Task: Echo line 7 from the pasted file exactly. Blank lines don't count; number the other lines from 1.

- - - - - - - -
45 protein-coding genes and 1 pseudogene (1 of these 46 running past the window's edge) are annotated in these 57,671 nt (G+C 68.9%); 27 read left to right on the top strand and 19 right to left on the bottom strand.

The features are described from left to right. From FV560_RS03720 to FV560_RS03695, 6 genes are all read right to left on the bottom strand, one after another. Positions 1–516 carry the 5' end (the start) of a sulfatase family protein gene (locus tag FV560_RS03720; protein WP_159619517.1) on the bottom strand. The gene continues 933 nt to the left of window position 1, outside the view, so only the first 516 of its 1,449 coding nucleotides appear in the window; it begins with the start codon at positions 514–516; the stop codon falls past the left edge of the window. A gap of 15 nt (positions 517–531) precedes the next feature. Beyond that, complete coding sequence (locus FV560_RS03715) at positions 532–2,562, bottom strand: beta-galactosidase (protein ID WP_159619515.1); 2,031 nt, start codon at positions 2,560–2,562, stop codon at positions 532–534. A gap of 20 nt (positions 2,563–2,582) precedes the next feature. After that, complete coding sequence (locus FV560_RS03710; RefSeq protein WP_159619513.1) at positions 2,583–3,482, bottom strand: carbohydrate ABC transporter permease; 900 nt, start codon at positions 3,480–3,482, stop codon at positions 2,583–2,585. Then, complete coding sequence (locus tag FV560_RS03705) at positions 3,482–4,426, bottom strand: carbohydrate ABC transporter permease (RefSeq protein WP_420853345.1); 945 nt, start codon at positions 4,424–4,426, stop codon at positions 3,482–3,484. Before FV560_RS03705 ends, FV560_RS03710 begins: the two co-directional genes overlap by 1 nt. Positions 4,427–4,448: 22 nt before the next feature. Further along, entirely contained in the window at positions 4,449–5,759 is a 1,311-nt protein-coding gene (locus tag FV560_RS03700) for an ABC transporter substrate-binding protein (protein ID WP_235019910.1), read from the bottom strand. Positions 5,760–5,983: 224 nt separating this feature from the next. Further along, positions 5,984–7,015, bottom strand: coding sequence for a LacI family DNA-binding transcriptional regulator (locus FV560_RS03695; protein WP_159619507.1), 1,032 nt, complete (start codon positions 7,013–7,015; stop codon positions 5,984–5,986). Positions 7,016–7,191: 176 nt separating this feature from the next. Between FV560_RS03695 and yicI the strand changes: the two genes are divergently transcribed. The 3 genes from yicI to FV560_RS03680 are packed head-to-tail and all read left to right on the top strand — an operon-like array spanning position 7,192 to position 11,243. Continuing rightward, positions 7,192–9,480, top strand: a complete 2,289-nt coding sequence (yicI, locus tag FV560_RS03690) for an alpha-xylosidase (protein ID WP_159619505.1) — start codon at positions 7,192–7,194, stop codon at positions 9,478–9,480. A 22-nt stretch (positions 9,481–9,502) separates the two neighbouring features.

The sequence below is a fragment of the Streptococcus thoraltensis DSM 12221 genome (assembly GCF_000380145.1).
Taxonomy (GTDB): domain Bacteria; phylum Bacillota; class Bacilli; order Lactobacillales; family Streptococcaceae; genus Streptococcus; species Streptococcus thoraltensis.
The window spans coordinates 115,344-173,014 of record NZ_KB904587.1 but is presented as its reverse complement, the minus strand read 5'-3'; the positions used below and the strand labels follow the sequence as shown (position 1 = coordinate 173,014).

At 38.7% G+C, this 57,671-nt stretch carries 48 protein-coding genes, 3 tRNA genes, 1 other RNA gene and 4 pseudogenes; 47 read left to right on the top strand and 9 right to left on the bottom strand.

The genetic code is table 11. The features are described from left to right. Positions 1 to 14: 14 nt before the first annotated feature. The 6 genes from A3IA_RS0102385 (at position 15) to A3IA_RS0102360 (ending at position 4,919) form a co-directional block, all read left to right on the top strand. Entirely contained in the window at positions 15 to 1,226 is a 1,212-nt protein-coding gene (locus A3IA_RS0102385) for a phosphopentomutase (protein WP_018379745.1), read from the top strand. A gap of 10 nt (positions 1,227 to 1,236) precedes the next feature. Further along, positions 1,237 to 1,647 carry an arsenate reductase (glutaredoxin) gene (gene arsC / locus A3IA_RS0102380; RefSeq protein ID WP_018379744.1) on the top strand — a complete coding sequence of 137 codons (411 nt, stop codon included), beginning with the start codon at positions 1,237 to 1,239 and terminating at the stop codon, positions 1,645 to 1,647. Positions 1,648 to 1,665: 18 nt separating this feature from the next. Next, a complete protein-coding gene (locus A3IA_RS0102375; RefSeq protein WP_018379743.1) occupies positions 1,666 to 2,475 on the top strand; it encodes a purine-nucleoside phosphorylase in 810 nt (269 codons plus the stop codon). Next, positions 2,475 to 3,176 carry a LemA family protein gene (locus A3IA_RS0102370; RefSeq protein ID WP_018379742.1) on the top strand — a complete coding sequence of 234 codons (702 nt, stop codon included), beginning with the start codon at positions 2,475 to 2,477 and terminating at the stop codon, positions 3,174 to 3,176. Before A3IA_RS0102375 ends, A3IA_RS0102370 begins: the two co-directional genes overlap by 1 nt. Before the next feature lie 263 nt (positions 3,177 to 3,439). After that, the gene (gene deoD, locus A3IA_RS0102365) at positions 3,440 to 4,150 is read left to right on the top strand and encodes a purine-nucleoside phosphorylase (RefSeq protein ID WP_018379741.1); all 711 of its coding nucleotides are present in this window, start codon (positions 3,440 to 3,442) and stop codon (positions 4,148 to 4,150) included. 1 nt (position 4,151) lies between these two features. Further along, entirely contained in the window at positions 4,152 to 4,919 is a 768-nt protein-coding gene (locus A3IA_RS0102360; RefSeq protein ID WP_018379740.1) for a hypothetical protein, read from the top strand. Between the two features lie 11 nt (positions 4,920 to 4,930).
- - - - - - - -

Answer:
The genetic code is table 11. The features are described from left to right. Positions 1 to 14: 14 nt before the first annotated feature. The 6 genes from A3IA_RS0102385 (at position 15) to A3IA_RS0102360 (ending at position 4,919) form a co-directional block, all read left to right on the top strand. Entirely contained in the window at positions 15 to 1,226 is a 1,212-nt protein-coding gene (locus A3IA_RS0102385) for a phosphopentomutase (protein WP_018379745.1), read from the top strand. A gap of 10 nt (positions 1,227 to 1,236) precedes the next feature. Further along, positions 1,237 to 1,647 carry an arsenate reductase (glutaredoxin) gene (gene arsC / locus A3IA_RS0102380; RefSeq protein ID WP_018379744.1) on the top strand — a complete coding sequence of 137 codons (411 nt, stop codon included), beginning with the start codon at positions 1,237 to 1,239 and terminating at the stop codon, positions 1,645 to 1,647. Positions 1,648 to 1,665: 18 nt separating this feature from the next. Next, a complete protein-coding gene (locus A3IA_RS0102375; RefSeq protein WP_018379743.1) occupies positions 1,666 to 2,475 on the top strand; it encodes a purine-nucleoside phosphorylase in 810 nt (269 codons plus the stop codon). Next, positions 2,475 to 3,176 carry a LemA family protein gene (locus A3IA_RS0102370; RefSeq protein ID WP_018379742.1) on the top strand — a complete coding sequence of 234 codons (702 nt, stop codon included), beginning with the start codon at positions 2,475 to 2,477 and terminating at the stop codon, positions 3,174 to 3,176. Before A3IA_RS0102375 ends, A3IA_RS0102370 begins: the two co-directional genes overlap by 1 nt. Before the next feature lie 263 nt (positions 3,177 to 3,439). After that, the gene (gene deoD, locus A3IA_RS0102365) at positions 3,440 to 4,150 is read left to right on the top strand and encodes a purine-nucleoside phosphorylase (RefSeq protein ID WP_018379741.1); all 711 of its coding nucleotides are present in this window, start codon (positions 3,440 to 3,442) and stop codon (positions 4,148 to 4,150) included. 1 nt (position 4,151) lies between these two features. Further along, entirely contained in the window at positions 4,152 to 4,919 is a 768-nt protein-coding gene (locus A3IA_RS0102360; RefSeq protein ID WP_018379740.1) for a hypothetical protein, read from the top strand. Between the two features lie 11 nt (positions 4,920 to 4,930).